Dollar ticks higher as rate expectations rise, Israeli political unrest intensifies, Pound gains following stronger-than expected CPI print.
February 21, 2023
Rates are not real time. Rates are today's indicative mid-market rates as of time of publishing, which may vary. Please contact SVB for a current quote.
GBP/USD 1.2095 GBP/EUR 1.1340 EUR/USD 1.0667 USD/CAD 1.3455 EUR/CHF 0.9859 EUR/SEK 11.0040 EUR/NOK 10.9541 EUR/DKK 7.4467 USD/ILS 3.6106 AUD/USD 0.6892 NZD/USD 0.6241 USD/SGD 1.3376 USD/JPY 134.59 USD/CNH 6.8818 USD/INR 82.7988 EUR/ILS 3.8513 GBP/ILS 4.3670 USD/ZAR 18.1941
The final set of figures out before next month's budget show that the UKs public sector unexpectedly posted a surplus in January as tax revenues offset the costs of the governments energy support schemes.
A major UK trial of the four-day working week found that the vast majority of businesses saw revenue gains, less burnout and better staff retention over the 6 months trial period.
GBPUSD jumped higher following strong PMI data from the UK. The UK Services PMI rose to 53.2, surpassing forecasts of 49.2. Meanwhile the manufacturing PMIs rose to 49.2, also surpassing the forecast of 47.5.EUR
PMI surveys from Europe’s two largest economies show private-sector growth return, as energy prices continue to fall, easing supply pressures. German composite PMI climbed to 51.1, the first time since June the gauge printed above the 50 threshold, signifying an expansion. The same measure for France printed at a 7 month high of 51.6, beating expectations for a fourth straight month of contraction. The headline print for the euro area climbed to 52.3 in February, higher than forecasts and indicating some resilience in the economy. The manufacturing sector continued to decline across the board, whilst services remained upbeat, as higher borrowing costs and energy reliant processes continue to have an impact.
The Euro lost ground against the Dollar and Sterling this morning, as investors digest prints in both the UK and Euro zone. Stocks opened lower with technology and commodities leading the decline, the Stoxx 600 gauge trades 2.4% down this morning.USD
US futures declined ahead of Tuesday’s market reopening as the market weighs the prospect of central banks tightening policy more than previously expected, following the moderation of disinflation expectations from CPI, PPI, and Retail Sales which all released last week. Consequently, the dollar ticked higher by 0.25%.
US President Joe Biden made a surprise visit to Kyiv, where he gave a joint address alongside his Ukrainian counterpart, Zelensky, who thanked Biden for the US’ “unwavering” support for Ukraine. Biden pledged a further $500m in military aid. On the other side of the conflict, Putin is set to deliver his State of the Union speech today, which is expected to largely focus on the war.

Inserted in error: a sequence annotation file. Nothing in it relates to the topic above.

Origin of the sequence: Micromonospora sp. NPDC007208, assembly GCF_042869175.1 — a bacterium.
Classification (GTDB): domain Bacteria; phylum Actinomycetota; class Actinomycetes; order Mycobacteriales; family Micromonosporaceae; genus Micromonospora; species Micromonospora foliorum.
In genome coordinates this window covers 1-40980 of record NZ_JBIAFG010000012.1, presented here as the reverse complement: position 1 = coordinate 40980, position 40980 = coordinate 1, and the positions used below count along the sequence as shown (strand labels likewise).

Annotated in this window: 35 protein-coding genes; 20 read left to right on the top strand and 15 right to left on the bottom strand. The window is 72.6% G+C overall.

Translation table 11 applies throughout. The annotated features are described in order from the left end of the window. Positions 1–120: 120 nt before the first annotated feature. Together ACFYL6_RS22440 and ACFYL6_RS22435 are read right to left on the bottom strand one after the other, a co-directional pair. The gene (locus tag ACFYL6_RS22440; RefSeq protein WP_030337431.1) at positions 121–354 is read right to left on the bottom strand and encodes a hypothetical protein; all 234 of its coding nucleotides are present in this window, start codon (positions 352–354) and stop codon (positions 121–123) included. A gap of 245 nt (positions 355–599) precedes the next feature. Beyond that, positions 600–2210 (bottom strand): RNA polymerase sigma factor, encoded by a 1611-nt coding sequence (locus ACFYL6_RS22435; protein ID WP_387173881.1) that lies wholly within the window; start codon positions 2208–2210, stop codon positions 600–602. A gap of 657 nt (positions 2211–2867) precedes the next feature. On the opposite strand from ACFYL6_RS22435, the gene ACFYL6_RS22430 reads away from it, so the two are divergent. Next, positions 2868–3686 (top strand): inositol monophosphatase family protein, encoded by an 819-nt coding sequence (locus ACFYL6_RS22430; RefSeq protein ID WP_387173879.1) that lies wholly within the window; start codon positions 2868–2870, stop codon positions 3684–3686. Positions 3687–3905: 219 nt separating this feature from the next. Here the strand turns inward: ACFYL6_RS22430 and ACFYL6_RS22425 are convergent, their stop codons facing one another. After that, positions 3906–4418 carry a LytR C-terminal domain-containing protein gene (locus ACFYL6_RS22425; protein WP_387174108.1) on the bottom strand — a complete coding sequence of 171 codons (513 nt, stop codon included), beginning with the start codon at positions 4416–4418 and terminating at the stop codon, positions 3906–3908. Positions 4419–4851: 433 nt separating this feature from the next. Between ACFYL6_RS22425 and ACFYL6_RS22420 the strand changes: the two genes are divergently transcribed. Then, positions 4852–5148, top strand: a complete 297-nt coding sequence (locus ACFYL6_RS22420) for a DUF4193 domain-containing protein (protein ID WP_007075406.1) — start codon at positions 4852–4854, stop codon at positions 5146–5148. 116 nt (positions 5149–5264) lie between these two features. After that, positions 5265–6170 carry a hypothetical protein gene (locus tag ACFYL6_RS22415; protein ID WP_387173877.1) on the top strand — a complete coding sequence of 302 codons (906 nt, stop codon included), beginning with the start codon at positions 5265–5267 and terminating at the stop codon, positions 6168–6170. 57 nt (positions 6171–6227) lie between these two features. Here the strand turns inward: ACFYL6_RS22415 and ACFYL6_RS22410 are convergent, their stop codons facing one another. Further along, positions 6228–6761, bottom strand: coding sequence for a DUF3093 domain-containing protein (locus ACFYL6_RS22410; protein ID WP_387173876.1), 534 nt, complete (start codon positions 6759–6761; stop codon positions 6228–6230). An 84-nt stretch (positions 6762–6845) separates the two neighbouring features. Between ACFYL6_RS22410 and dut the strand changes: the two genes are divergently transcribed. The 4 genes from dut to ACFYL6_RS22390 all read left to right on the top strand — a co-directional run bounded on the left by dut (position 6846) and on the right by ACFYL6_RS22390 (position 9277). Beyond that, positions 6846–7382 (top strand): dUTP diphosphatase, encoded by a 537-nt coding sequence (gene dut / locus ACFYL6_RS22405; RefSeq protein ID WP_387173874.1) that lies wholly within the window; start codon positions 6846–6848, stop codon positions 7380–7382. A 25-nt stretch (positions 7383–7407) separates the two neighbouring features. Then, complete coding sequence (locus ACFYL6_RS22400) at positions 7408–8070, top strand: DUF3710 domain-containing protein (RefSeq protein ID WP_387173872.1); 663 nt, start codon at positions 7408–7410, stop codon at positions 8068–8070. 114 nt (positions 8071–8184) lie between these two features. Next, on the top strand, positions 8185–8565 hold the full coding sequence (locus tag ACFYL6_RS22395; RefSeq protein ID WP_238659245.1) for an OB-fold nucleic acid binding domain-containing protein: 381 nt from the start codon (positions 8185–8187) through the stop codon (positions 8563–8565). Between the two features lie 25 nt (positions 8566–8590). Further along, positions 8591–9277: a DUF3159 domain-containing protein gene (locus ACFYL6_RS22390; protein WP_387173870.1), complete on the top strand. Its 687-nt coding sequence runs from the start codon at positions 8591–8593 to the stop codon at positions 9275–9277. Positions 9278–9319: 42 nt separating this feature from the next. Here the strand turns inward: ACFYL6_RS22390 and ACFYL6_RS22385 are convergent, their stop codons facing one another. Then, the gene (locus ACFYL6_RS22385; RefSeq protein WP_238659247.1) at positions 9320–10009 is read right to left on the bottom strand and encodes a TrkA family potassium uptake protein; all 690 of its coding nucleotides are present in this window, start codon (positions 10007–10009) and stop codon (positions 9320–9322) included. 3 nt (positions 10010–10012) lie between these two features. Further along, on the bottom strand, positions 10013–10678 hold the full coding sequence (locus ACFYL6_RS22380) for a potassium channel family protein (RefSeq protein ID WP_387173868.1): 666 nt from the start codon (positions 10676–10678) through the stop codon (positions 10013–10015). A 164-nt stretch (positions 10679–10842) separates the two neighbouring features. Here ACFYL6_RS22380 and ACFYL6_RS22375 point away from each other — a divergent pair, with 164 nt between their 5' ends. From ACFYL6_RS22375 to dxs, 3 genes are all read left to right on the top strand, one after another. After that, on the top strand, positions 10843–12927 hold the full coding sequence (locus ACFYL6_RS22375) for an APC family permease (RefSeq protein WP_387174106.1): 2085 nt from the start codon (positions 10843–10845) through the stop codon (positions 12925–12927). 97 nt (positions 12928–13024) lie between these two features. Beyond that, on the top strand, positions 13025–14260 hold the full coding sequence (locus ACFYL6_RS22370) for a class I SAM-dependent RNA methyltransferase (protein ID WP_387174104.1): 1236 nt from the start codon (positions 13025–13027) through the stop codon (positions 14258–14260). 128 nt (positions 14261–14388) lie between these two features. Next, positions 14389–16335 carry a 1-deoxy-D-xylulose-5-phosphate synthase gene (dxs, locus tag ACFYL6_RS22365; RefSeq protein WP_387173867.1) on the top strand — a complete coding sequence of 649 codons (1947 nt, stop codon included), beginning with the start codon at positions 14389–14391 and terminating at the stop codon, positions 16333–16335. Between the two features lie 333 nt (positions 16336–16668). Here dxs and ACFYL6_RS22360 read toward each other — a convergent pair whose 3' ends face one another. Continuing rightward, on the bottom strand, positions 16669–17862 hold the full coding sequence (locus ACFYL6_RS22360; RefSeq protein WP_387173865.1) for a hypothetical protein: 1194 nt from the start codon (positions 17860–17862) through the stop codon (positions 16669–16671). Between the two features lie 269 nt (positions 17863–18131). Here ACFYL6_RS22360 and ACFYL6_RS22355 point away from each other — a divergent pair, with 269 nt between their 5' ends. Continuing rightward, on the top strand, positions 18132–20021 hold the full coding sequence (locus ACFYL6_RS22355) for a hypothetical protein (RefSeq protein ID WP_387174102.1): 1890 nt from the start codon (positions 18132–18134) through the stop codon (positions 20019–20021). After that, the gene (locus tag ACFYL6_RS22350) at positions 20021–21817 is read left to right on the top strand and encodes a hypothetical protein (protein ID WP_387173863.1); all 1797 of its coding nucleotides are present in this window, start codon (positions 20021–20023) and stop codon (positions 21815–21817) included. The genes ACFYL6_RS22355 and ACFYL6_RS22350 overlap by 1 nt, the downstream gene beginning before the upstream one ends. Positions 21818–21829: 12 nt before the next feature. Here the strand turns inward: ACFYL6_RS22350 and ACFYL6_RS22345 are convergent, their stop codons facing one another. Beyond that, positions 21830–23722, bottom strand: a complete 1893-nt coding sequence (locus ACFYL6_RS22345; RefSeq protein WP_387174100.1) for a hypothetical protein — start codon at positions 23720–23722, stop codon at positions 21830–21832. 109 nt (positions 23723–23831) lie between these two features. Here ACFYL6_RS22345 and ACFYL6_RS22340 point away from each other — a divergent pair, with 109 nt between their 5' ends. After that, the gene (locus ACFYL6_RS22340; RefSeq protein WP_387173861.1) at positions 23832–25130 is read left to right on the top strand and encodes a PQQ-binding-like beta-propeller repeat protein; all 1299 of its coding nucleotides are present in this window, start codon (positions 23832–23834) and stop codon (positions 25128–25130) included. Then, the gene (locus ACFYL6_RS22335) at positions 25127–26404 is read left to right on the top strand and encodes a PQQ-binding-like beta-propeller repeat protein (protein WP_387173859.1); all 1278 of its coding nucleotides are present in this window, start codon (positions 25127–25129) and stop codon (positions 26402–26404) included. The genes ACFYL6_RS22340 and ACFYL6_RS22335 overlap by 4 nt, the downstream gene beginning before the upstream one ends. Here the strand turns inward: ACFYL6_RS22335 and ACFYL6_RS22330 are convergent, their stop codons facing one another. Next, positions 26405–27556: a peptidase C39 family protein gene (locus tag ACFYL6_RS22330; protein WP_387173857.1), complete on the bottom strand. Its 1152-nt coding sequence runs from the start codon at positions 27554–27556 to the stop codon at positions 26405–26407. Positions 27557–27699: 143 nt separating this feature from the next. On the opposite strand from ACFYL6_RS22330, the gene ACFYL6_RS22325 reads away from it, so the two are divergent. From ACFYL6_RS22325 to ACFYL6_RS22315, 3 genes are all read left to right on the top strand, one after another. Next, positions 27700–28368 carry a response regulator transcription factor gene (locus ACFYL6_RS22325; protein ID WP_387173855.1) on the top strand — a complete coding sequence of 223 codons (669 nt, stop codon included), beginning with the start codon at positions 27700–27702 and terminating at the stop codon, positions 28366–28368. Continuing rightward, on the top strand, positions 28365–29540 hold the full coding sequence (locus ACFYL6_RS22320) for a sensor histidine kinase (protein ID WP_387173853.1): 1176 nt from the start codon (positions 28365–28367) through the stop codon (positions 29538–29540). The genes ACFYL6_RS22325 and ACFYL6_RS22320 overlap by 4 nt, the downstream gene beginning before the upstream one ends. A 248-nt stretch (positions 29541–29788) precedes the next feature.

Interest rate expectations have slowly creeped higher over last week. Last Monday there was a 4% chance of a 0.5% hike at the next meeting. Following last week’s data, and FOMC rhetoric, this has risen to a 15.6 chance.ASIA/PACIFIC
The Japanese 10-year yield briefly rose above the Bank of Japan’s 0.5% yield curve control target. The market is adjusting ahead of Kazuo Ueda hearings in parliament on Friday. Ueda is the nominee for the Bank of Japan governorship, who some believe will be more hawkish than the outgoing Kuroda.
China’s banks held their prime lending rates steady as expected. Given January’s record boom in new loans, there was little appetite to trim borrowing costs. The delicate balance of the economic recovery could push the PBOC, and banks to lower borrowing costs in order to provide an extra monetary boost to growth.ILS
A majority of Israeli voters oppose the governments plans for judicial overhaul according to a survey announced yesterday. Tens of thousands of Israelis protested the bill yesterday ahead of its first reading in the Knesset.
USDILS trades higher as dollar strength and shekel weakness combines to push USDILS to the 3.6 handle this morning.Data & Events
UK Feb. PMIs
Germany Feb ZEW Survey
US Feb. PMIs
US Jan. Existing Home Sales
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